The Metropolitan Police has not received any complaints about an alleged party in Downing Street last year when indoor socialising was banned under COVID restrictions, the force’s commissioner has said.
It has been reported this week that a large party was held on 18 December last year where around “40 or 50” people were crammed “cheek by jowl” in a room in Number 10.
Just days earlier, London had been put into Tier 3 of coronavirus restrictions, which prevented mixing indoors with people not in your household.
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The Daily Mirror reported the event as a “festive bash”, but one government aide said it was convened to say goodbye to a colleague working in Downing Street who was moving to a new role elsewhere.
Meanwhile, Sky News has reported that a number of parties were held in Downing Street in the run-up to Christmas last year while indoor mixing was banned in London.
Downing Street has insisted that no restrictions were breached during the period and that “COVID rules have been followed at all times”.
Labour deputy leader Angela Rayner has written to Cabinet Secretary Simon Case, the most senior civil servant, asking whether he will consider investigating the allegations of gatherings being held in Downing Street last year.
She has also asked if he will consider referring a breach of COVID regulations to the Met Police.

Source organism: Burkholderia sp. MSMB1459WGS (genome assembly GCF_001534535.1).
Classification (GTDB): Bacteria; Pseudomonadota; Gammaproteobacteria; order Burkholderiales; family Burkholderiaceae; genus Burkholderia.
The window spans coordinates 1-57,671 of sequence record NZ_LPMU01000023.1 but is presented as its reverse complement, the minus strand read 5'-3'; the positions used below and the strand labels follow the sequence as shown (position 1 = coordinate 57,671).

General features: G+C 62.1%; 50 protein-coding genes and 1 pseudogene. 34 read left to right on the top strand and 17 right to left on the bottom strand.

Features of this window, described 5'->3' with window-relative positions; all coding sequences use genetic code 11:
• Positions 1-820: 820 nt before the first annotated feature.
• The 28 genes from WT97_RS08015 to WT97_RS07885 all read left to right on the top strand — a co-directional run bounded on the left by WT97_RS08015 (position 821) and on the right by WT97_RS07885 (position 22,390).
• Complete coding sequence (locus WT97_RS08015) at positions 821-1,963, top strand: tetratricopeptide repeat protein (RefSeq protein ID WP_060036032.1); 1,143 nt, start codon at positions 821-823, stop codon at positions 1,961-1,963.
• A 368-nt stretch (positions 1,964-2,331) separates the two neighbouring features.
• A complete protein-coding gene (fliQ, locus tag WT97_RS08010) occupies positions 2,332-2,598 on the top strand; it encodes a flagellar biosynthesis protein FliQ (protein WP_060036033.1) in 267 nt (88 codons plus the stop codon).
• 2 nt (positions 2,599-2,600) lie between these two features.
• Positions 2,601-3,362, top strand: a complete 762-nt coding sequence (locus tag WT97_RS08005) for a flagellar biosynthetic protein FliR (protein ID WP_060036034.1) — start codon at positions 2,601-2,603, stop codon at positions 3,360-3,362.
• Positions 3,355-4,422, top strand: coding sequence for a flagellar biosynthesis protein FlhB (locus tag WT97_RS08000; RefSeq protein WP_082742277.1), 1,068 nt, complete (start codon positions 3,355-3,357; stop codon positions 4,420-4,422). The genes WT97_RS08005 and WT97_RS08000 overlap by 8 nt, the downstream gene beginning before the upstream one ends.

However, Met Police commissioner Dame Cressida Dick told LBC Radio on Friday that she was not aware of any complaints being received to date.
“You asked if we are investigating – the answer to that is no,” she told a caller to a phone-in show.
“And, as far as I’m aware, we have had no complaints and therefore I really can’t comment on what did or didn’t happen there.”
Asked what would happen if she received a letter about the allegations, she said: “If I get a letter, I’ll read a letter, of course I will.”
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Following Dame Cressida’s radio comments, Labour MP and former shadow minister Barry Gardiner wrote to the commissioner.
“I was surprised to hear you say that the Metropolitan Police were not currently investigating the alleged party,” he wrote in a letter.
“If these events did take place, it implies that there is one rule for the government and another for everyone else.
“I believe your officers should investigate the matter further to establish the facts and to see if any laws might have been broken.
“I hope you agree that no one is above the law and your service needs to maintain public confidence that COVID rules apply equally to all people.”
Asked whether there would be a Christmas party at Number 10 this year, the prime minister’s official spokesman on Friday said there would “continue to be festive events” in the run-up to 25 December.
But the spokesman added any staff party would be a “private event” that would not be publicly announced.
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